As fathers, we know that when young people pay too much for a car or become trapped in high-cost credit-card debt, they dig themselves into a financial ditch that can trap them for years. These early debts make it more difficult for young people to build emergency savings, buy a house, or fund retirement.
We recently introduced a bill that will allow people to build or rebuild accurate credit scores without having to get additional credit cards, loans or high-cost debt. The Credit Access and Inclusion Act allows utility and telecom companies--such as cellphone providers--to report their customers' on-time payments to credit-reporting agencies.
While this bill gives companies permission to expand credit reporting, it is not a mandate. But under current law, regulatory uncertainty has prevented reporting of on-time payments for some services. Since most companies that report primarily note only late payments, consumers miss out on the positive credit they could be building.
Limited credit information damages consumers in several ways. Consumers with fewer than three credit accounts are considered "unscoreable" and have no credit score. These "credit invisibles" are limited to high-cost debt from payday lenders, pawn shops or unregulated finance companies.
Nationwide, approximately 35 million to 50 million credit-invisible consumers pay more for basic services such as car insurance, renters insurance and even rent for housing. Collectively, they carry billions of dollars in high-cost debt. By adding utility-payment information to a consumer's payment history and credit file, we can end credit invisibility and help people gain access to more affordable financing.
According to the Policy Economic Research Council, adding reporting from just one telecom or utility firm would enable 74% of credit-invisible customers to get credit scores. If utility and cellphone payments were reported, the research council predicts that 15% of young people between the ages of 18 and 25 would move from having no credit score to being able to qualify for credit at prime--not subprime--rates, with similarly good results across many other demographics of age and race. The research council also found that about 55% of consumers who had suffered a bankruptcy or had very late payments saw their credit scores increase when a utility or telecom payment was included.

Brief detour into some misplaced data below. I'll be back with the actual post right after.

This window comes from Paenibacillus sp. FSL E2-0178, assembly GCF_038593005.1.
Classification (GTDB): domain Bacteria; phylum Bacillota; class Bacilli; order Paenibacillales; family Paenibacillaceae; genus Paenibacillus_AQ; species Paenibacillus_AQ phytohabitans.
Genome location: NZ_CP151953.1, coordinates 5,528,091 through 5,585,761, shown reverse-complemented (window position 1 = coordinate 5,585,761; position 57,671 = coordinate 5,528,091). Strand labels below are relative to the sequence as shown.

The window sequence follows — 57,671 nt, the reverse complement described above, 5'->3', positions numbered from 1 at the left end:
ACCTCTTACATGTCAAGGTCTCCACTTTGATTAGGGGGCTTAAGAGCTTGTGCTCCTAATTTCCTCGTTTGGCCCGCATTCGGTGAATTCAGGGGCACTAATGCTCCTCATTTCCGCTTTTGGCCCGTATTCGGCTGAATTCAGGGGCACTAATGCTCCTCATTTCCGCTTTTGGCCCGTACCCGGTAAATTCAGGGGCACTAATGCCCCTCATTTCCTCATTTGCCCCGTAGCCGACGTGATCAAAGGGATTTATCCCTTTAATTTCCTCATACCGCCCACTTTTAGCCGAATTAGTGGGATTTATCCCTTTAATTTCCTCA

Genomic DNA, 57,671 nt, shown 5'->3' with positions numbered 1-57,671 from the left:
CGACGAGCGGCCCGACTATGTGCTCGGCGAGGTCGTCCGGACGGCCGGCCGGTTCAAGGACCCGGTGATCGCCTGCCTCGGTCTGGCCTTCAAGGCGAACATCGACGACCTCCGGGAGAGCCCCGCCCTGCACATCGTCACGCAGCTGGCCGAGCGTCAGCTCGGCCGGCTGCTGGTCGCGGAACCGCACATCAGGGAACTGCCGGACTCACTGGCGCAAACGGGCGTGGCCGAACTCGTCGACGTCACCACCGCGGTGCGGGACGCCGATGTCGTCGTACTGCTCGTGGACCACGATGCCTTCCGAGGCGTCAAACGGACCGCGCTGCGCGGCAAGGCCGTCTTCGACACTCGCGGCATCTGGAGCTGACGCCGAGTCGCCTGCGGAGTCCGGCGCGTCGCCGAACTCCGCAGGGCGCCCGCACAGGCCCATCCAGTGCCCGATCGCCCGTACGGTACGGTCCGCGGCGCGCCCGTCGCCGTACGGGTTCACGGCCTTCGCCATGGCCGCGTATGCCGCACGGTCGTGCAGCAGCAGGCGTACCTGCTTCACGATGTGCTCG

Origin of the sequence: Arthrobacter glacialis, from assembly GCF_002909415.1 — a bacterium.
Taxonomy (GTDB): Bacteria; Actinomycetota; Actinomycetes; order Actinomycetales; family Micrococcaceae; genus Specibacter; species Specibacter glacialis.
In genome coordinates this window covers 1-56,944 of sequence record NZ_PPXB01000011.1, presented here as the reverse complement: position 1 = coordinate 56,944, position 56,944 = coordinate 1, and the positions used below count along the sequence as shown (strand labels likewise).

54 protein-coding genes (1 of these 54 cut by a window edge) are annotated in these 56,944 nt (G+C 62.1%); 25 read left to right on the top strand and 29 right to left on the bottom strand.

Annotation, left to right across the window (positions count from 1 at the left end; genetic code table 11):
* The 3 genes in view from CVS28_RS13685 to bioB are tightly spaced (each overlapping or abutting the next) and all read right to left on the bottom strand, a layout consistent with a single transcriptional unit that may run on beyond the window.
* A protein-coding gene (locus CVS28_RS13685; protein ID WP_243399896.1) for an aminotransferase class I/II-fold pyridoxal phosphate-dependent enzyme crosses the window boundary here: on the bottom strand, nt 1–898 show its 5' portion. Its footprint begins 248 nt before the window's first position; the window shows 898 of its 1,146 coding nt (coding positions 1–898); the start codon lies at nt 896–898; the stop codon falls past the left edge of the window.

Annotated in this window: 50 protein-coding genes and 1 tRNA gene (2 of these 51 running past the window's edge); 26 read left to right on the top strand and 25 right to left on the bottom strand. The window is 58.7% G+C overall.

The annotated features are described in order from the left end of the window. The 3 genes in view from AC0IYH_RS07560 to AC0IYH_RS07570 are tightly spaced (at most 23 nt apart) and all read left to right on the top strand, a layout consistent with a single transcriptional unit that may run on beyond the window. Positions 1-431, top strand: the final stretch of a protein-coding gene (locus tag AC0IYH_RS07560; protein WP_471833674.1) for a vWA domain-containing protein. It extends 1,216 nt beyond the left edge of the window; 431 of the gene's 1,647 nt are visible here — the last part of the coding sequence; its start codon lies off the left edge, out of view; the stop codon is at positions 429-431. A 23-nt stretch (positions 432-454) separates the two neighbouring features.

Enabling credit invisibles to enter the economic mainstream will benefit the overall economy since these individuals will pay less for credit and insurance and have more disposable income. They will improve their ability to become homeowners and entrepreneurs. Fuller credit reporting will provide better detection of identity theft, as consumers will hear sooner of thieves opening accounts in their name.
Utility and telecom services accurately reflect a consumer's on-time payment history. Overlooking this distorts credit reports and prevents economic growth by limiting lending and investment. It is rare for Congress to be presented with a simple and no-cost solution to a vexing problem, so we need to enact the Credit Access and Inclusion Act without delay.